The Inquisition

The Netherlands. 1555.
Troubles were brewing in the seventeen provinces of the Netherlands. The provinces were part of the empire of Emperor Charles V. They had their own laws and regulations, and wanted to remain independent as far as possible. But Charles V wanted more power in the Netherlands. He also wanted the Netherlands to help pay for the many wars he was waging. At the same time, supporters of the Reformation were calling for reforms within the Catholic Church. Charles, himself a Catholic, dealt ruthlessly with the reformers. He appointed a special tribunal (the Inquisition) to seek out ‘crimes’ against the Catholic faith and punish the heretics.
In 1555, Charles V abdicated as Lord of the Netherlands. His son Philip II succeeded him. Philip II lived in Spain, and therefore appointed his half-sister Margaret of Parma as Governor of the Netherlands. Philip continued his father’s strict religious policy. The priest Angelus Merula from Brielle was one of its victims.
Strong opposition arose to Philip II’s policy. In 1556, nobles in the Netherlands drew up a petition and presented it to Margaret. In the same year, the Iconoclasm broke out. Philip II sent the Duke of Alva to the Netherlands to restore order. William of Orange, stadtholder and leader of the rebels, was to become his greatest opponent. The Dutch Revolt – better known as the Eighty Years’ War – had begun.

Angelus Merula (1482-1557)
Angelus Merula (in Dutch: Engel de Merle) was born in Brielle in 1482. After studying for many years, he was ordained as a priest at the Dom Church in Utrecht on 5 April 1511. A month later he held his first mass in the Church of Saint Catharine.
Angelus Merula wanted to reform the Catholic Church by abolishing pilgrimages and the veneration of the saints. The Inquisition found him guilty of heresy. Merula refused to recant his views and was sentenced to death. On 26 July 1557, he was led to the stake by officials of the law. Merula died just before the sentence was carried out, probably from a heart attack. Angelus Merula bequeathed his house to Brielle, to be set up as an orphanage.

Presentation of the Petition
On 5 April 1566, two hundred unarmed nobles presented a petition to Governor Margaret of Parma. The petition called for an end to religious persecution and for the problems in the country to be discussed with the provinces of the Netherlands in a meeting with the States-General. At first, Margaret of Parma was alarmed by the number of nobles, but one of her councillors whispered to reassure her: “ce ne sont que des gueux” (“they are but beggars”). A few days later, the nobles decided to adopt the name ‘Geuzen’, a corruption of ‘gueux’. Thereafter, they wore a beggar’s pouch at their waist and a Sea Beggar’s medal around their neck or on their clothing.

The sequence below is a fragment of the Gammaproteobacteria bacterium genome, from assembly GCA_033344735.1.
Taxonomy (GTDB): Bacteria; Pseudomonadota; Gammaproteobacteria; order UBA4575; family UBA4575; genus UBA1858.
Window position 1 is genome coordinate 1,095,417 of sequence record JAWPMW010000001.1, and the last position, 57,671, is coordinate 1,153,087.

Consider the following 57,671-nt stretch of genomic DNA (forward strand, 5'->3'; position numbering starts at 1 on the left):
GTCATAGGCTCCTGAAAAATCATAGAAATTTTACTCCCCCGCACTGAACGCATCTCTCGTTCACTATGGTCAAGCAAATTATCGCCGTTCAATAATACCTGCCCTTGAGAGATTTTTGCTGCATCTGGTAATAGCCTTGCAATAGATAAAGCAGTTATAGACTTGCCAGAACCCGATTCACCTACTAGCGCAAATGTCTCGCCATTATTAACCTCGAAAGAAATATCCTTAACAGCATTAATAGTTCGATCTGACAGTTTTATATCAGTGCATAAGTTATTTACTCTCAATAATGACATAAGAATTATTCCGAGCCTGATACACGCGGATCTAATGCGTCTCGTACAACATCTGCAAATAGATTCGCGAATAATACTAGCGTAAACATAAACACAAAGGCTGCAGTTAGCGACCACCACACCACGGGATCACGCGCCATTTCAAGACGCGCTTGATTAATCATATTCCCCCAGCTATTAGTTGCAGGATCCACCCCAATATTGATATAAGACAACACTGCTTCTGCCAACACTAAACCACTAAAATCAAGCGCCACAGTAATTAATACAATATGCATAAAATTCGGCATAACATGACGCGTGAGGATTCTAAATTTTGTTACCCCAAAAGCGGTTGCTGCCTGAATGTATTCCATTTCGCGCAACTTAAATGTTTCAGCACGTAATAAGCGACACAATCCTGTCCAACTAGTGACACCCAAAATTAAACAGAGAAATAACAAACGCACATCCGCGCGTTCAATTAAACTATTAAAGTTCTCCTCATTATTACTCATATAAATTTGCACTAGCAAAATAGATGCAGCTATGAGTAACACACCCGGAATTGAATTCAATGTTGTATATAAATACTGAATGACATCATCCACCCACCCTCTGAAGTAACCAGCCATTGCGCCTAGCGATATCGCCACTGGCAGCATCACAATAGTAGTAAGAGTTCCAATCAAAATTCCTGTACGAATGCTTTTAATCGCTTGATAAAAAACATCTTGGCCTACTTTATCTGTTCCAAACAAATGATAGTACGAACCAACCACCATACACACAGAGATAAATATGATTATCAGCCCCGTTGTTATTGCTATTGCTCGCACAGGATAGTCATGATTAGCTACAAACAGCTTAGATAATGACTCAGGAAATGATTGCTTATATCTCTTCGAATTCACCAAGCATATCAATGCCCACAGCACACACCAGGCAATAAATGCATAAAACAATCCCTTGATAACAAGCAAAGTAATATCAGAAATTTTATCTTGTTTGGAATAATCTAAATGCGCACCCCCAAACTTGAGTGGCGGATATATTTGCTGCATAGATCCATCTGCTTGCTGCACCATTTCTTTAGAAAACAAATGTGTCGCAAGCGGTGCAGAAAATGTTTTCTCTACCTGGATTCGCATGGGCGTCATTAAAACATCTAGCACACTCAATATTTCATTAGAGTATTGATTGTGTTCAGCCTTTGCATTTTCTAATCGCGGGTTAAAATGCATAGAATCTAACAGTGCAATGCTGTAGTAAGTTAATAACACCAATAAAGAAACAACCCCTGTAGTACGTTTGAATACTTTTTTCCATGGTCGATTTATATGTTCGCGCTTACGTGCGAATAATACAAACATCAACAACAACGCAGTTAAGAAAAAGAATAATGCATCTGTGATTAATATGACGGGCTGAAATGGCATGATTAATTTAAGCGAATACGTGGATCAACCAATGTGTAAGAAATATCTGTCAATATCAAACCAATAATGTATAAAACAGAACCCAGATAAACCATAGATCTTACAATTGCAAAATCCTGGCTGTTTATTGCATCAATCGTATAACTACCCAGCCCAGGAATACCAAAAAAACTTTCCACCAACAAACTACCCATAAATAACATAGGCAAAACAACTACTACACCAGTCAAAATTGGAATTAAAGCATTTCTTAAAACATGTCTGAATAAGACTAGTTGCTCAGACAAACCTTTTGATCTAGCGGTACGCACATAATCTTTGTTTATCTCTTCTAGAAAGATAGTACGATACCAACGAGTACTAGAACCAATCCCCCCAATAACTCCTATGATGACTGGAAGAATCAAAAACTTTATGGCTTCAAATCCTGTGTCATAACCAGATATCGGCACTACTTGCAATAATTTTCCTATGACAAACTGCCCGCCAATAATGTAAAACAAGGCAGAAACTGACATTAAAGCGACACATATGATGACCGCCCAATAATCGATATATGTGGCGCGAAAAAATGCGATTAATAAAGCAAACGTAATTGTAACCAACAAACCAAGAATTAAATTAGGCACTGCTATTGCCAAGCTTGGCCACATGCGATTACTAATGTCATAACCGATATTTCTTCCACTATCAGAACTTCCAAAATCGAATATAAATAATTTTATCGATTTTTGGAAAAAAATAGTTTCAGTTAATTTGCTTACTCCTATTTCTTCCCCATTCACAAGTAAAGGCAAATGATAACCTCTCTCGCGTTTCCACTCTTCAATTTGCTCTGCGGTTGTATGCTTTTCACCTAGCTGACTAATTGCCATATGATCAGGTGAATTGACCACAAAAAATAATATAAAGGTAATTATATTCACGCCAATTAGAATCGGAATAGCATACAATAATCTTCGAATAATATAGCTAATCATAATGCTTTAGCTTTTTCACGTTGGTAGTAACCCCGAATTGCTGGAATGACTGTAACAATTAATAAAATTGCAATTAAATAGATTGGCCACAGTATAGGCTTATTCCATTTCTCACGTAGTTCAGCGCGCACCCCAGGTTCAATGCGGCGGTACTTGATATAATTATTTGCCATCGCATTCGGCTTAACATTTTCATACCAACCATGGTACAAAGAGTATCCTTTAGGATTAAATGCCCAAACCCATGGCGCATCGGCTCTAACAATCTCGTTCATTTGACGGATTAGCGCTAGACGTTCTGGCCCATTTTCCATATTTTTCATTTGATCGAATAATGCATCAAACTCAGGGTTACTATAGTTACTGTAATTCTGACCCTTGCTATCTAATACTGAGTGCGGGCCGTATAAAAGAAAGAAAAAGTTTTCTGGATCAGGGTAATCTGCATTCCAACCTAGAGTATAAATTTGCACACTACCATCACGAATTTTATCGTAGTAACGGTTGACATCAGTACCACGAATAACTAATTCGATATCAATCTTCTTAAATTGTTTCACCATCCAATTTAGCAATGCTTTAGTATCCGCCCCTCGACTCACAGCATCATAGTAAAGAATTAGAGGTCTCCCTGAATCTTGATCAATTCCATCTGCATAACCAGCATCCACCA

The Iconoclasm
Supporters of the Reformation and other reformists gathered in secret on a regular basis to listen to sermons that were more in line with their beliefs. On 10 August 1566, one of these meetings resulted in the sacking of a monastery near Steenvoorde. The destruction spread and the Iconoclasm extended to the rest of the Netherlands via the Scheldt region. In various places, churches were stormed, altars, religious art and statues of saints were destroyed, and monastic treasuries were plundered. The iconoclasts removed statues of the saints, religious art and other unnecessary embellishments in order to make the churches suitable for their own services, in which only the Word of God was important. Motives such as poverty and discontent also influenced the iconoclasts.

The Duke of Alva (1507-1582)
On 22 August 1567, the Duke of Alva arrived in the Netherlands to restore order in the name of King Philip II. In 1567, he appointed the Council of Troubles with the aim of punishing everyone who had been involved in the Iconoclasm. William of Orange fled to Germany. Two other important Dutch nobles, the Count of Egmont and the Count of Horne, decided not to flee. Alva had them arrested shortly after his arrival. They were accused of treason and sentenced to death, as were many others.

William of Orange (1533-1584)
From 1555 onwards, William of Orange held several high offices. He became stadtholder and military commander of Holland, Zeeland and Utrecht. He was one of the most influential nobles in the Netherlands. His relationship with Philip II rapidly worsened when he began to oppose the latter’s strict regime. In 1567, William fled to the castle of Dillenburg in Germany. From there he led several military invasions to drive out the Duke of Alva. William and Philip wrote to each other regularly, each trying to persuade the other of his views.
On 10 July 1584, William of Orange was assassinated by the Catholic Balthasar Gerards.
William of Orange is regarded as the leader of the rebels and ‘Father of the Fatherland’.

The Taking of Brielle on 1 April 1572
Brielle. 1572.
The Dutch Revolt against King Philip II of Spain – better known as the Eighty Years’ War – is in full swing. William of Orange is leading the revolt from Dillenburg, with a great deal of support from the Sea Beggars. 
Sea Beggars are people who fled the regime of the Duke of Alva. They remained at sea, attacking ships that sailed in and out of harbours in the Netherlands. In 1572, Elizabeth I, Queen of England, decided to expel the Sea Beggars from the English ports. They headed for North Germany, but had to change course to avoid a heavy north-westerly storm. On 1 April 1572, Willem Blois van Treslong sailed the Sea Beggars’ fleet into the Maas estuary, anchoring at Brielle, his birthplace.
Admiral Lumey, leader of the Sea Beggars, and Blois van Treslong decided to capture Brielle. Coppelstock, the ferryman between Brielle and Maassluis, had to ask Mayor Koekebakker to hand over the town. The mayor refused. The town was then captured – in the name of Orange. Brielle thus became the first independent town in the Netherlands. Alva ‘lost his glasses’ (the name Brielle sounds like ‘bril’, the Dutch word for spectacles).